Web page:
Whether you are a local or tourist in Barbados, it is important that you are aware of certain aspects of the road safety in Barbados, as well as certain precautions that need to be taken while driving or walking. Road Safety in Barbados has risen to the forefront of policymakers in the country, as the island averages roughly 28 road fatalities yearly, an amount far too many for a small country. This high statistic prompted Barbados, in late 2011, to sign up for the Decade of Road Safety (2011-2020) initiative, proposed by the United Nations, in an effort to improve road safety in the island. Some aspects of this project are the creation of speed humps to reduce the instances of speeding on the roads, and ensuring that roads are constructed and repaired efficiently and in a timely manner. Therefore, this article aims at providing tips on road safety in Barbados for both drivers and pedestrians.
- Streets become very slippery when it rains in Barbados, so care must be taken when driving on wet roads.
- Potholes are very prevalent on some country roads in Barbados, so extra care and focus must be taken when driving. Some roads in the country are also very narrow.
- Of importance to those tourists who are usually accustomed to driving on the right hand side, motorists in Barbados drive on the left hand side of the road.
- Both the drivers and passengers must wear seatbelts when travelling in a vehicle, while children under the age of 5 must use a child seat.
- Driving while intoxicated with alcohol or illegal substances is prohibited and punishable by law. These substances severely impair brain functioning and thus inhibits a driver’s ability to drive carefully and focus on their task at hand.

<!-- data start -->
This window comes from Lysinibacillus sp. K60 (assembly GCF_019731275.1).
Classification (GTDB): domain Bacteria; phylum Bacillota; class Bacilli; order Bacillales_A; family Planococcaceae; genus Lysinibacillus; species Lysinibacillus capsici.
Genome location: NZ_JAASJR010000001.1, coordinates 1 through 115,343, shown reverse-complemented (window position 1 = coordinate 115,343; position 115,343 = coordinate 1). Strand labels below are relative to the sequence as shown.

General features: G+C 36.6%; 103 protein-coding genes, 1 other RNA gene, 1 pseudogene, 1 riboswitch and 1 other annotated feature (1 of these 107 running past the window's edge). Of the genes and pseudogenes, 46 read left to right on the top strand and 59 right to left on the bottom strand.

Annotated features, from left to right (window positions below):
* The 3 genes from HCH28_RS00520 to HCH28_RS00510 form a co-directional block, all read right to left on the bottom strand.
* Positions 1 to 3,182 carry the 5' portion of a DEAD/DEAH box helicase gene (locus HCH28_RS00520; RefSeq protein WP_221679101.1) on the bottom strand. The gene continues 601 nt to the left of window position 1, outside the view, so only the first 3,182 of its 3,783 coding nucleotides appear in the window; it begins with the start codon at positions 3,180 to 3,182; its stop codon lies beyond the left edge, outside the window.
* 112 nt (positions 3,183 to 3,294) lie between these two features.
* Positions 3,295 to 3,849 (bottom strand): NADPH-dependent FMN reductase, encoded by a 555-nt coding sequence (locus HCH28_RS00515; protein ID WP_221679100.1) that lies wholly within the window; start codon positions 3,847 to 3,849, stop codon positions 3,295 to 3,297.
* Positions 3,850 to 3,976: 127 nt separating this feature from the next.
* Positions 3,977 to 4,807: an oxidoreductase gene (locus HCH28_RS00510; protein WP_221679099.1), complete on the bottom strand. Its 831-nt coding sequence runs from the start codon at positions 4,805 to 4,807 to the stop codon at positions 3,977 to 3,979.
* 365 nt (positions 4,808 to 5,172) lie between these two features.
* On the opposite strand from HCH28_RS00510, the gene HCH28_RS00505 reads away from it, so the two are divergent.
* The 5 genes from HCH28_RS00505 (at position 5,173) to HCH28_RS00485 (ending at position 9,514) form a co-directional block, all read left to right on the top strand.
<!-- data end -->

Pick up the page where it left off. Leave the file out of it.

- It is also prohibited to use a cell phone while driving, unless this is a Bluetooth/hands free device. Motorists are advised to pull off to the side of the road if they need to make a call urgently.
- Driving at roundabouts can be tricky for both locals and tourists. It is important to follow the road markings indicating where each lane will take you and follow these signs correctly.
- At roundabouts and specific junctions with the appropriate signage, always give way to vehicles on your right.
- All motorists must carry their driver’s license when driving on the road. For tourists, you must have your driver’s license issued in your home country, an international driving permit, insurance documents and very importantly, a road map to help you navigate the roads of Barbados.
- The speed limit for city areas is 40 km/h; for rural areas it is 60 km/h and mall major highways the limit stands at 80 km/h. It is important that these limits are adhered to.
- Always ensure that you park in well lit areas and take care not to leave anything valuable inside of the car, when leaving it unattended.
- All gas stations are open 24 hrs daily
- When driving behind cyclists it is important to be very careful. Never force past them when trying to overtake and leave at least half a car’s width between you and them.
- High volumes of traffic are usually on the roads between the time periods 7am to 8:30am and 4:30pm to 5:30 pm. Drive carefully when in traffic and never seek to force an issue.